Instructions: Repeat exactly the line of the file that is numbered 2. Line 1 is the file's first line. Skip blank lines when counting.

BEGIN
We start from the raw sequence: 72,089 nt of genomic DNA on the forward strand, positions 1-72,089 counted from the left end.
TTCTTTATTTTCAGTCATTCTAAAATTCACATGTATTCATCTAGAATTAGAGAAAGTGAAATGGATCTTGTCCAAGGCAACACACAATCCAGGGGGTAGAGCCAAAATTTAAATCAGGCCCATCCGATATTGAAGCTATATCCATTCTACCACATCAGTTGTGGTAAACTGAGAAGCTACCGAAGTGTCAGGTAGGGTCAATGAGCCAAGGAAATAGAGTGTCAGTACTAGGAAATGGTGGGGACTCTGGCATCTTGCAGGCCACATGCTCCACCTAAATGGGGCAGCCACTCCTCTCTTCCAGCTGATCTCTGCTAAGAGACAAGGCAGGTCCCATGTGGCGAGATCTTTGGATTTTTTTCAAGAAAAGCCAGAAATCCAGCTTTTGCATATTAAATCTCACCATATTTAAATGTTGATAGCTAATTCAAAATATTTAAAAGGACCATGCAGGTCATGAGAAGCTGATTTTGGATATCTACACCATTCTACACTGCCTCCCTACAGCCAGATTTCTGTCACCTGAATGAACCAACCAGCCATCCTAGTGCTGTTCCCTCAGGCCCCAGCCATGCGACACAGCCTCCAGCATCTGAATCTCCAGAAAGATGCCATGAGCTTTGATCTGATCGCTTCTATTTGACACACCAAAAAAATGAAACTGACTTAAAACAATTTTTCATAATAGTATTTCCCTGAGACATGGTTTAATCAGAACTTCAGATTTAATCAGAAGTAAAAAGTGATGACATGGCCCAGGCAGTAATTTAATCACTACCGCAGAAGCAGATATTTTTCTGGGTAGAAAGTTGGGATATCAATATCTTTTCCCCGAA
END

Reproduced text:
TTCTTTATTTTCAGTCATTCTAAAATTCACATGTATTCATCTAGAATTAGAGAAAGTGAAATGGATCTTGTCCAAGGCAACACACAATCCAGGGGGTAGAGCCAAAATTTAAATCAGGCCCATCCGATATTGAAGCTATATCCATTCTACCACATCAGTTGTGGTAAACTGAGAAGCTACCGAAGTGTCAGGTAGGGTCAATGAGCCAAGGAAATAGAGTGTCAGTACTAGGAAATGGTGGGGACTCTGGCATCTTGCAGGCCACATGCTCCACCTAAATGGGGCAGCCACTCCTCTCTTCCAGCTGATCTCTGCTAAGAGACAAGGCAGGTCCCATGTGGCGAGATCTTTGGATTTTTTTCAAGAAAAGCCAGAAATCCAGCTTTTGCATATTAAATCTCACCATATTTAAATGTTGATAGCTAATTCAAAATATTTAAAAGGACCATGCAGGTCATGAGAAGCTGATTTTGGATATCTACACCATTCTACACTGCCTCCCTACAGCCAGATTTCTGTCACCTGAATGAACCAACCAGCCATCCTAGTGCTGTTCCCTCAGGCCCCAGCCATGCGACACAGCCTCCAGCATCTGAATCTCCAGAAAGATGCCATGAGCTTTGATCTGATCGCTTCTATTTGACACACCAAAAAAATGAAACTGACTTAAAACAATTTTTCATAATAGTATTTCCCTGAGACATGGTTTAATCAGAACTTCAGATTTAATCAGAAGTAAAAAGTGATGACATGGCCCAGGCAGTAATTTAATCACTACCGCAGAAGCAGATATTTTTCTGGGTAGAAAGTTGGGATATCAATATCTTTTCCCCGAA